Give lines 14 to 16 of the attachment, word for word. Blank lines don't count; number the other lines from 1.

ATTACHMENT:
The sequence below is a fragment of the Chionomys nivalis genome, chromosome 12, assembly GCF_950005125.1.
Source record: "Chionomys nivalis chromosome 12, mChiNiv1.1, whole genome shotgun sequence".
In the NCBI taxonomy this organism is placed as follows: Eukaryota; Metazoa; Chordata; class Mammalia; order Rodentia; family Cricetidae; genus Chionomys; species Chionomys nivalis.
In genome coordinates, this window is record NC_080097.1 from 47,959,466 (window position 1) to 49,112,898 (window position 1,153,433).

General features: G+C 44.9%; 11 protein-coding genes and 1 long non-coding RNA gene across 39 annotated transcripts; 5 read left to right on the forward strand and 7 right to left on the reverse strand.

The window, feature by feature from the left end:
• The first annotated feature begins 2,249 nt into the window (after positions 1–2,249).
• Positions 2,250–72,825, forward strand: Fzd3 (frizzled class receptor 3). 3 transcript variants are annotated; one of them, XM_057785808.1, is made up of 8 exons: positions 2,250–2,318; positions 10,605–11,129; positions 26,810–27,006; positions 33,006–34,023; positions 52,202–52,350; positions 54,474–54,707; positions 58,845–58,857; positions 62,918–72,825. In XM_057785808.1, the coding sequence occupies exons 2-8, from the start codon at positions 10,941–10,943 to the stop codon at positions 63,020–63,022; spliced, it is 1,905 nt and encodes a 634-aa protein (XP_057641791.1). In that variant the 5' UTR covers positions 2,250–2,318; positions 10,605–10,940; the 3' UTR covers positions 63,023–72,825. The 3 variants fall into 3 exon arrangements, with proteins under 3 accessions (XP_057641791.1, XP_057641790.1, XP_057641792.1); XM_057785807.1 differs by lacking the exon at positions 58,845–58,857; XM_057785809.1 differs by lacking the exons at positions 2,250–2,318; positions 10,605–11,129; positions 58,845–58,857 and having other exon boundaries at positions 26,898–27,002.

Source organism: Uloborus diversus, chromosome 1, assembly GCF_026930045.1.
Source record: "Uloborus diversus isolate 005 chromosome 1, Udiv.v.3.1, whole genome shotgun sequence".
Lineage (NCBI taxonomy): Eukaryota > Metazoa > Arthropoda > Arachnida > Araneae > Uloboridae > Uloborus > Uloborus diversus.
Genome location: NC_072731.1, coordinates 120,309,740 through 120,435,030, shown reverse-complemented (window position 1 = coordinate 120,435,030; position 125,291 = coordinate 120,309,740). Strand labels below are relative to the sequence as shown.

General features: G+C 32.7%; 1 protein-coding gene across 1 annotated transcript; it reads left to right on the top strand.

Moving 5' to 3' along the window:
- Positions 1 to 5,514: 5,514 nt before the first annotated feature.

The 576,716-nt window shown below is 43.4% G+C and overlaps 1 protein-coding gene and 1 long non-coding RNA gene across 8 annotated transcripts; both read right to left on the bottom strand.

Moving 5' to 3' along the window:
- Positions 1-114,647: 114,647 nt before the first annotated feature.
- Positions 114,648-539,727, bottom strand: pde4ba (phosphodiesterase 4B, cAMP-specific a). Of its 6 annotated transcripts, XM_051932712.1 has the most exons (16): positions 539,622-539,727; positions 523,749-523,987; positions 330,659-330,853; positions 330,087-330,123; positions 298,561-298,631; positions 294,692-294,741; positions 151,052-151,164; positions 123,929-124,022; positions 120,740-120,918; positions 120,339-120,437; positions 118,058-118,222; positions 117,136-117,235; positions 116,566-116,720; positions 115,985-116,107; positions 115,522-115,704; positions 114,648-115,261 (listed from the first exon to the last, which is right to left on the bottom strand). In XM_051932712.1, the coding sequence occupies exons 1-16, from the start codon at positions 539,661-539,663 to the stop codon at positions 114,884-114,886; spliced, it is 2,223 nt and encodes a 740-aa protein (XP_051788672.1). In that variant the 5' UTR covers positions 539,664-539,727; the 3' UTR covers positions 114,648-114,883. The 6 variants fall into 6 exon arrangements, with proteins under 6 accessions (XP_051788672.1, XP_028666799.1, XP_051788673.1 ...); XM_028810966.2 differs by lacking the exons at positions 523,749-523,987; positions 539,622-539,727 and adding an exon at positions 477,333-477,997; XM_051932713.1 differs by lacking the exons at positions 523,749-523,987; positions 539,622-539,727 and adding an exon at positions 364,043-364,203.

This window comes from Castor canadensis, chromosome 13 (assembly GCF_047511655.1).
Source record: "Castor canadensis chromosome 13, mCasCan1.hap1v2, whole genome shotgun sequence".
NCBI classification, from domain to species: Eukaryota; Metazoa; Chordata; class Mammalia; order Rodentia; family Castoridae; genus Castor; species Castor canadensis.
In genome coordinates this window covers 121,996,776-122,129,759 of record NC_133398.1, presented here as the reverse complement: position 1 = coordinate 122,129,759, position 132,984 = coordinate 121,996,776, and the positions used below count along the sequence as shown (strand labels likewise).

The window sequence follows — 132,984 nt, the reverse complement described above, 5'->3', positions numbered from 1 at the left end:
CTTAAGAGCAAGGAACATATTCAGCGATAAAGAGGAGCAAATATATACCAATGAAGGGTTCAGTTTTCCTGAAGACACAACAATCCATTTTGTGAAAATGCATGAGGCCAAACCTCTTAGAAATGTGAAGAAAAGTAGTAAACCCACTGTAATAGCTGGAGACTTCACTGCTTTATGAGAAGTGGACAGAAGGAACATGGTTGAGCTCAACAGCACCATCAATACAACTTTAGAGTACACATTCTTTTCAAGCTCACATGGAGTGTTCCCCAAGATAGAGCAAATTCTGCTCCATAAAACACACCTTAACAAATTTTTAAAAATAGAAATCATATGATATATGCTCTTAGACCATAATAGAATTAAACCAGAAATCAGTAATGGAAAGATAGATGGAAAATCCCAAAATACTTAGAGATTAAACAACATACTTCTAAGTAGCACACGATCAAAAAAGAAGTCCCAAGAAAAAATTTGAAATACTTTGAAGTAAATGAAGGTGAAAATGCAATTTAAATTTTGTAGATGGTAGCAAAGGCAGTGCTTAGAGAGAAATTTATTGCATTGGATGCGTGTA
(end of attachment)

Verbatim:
Moving 5' to 3' along the window:
- Positions 1 to 5,514: 5,514 nt before the first annotated feature.

The 576,716-nt window shown below is 43.4% G+C and overlaps 1 protein-coding gene and 1 long non-coding RNA gene across 8 annotated transcripts; both read right to left on the bottom strand.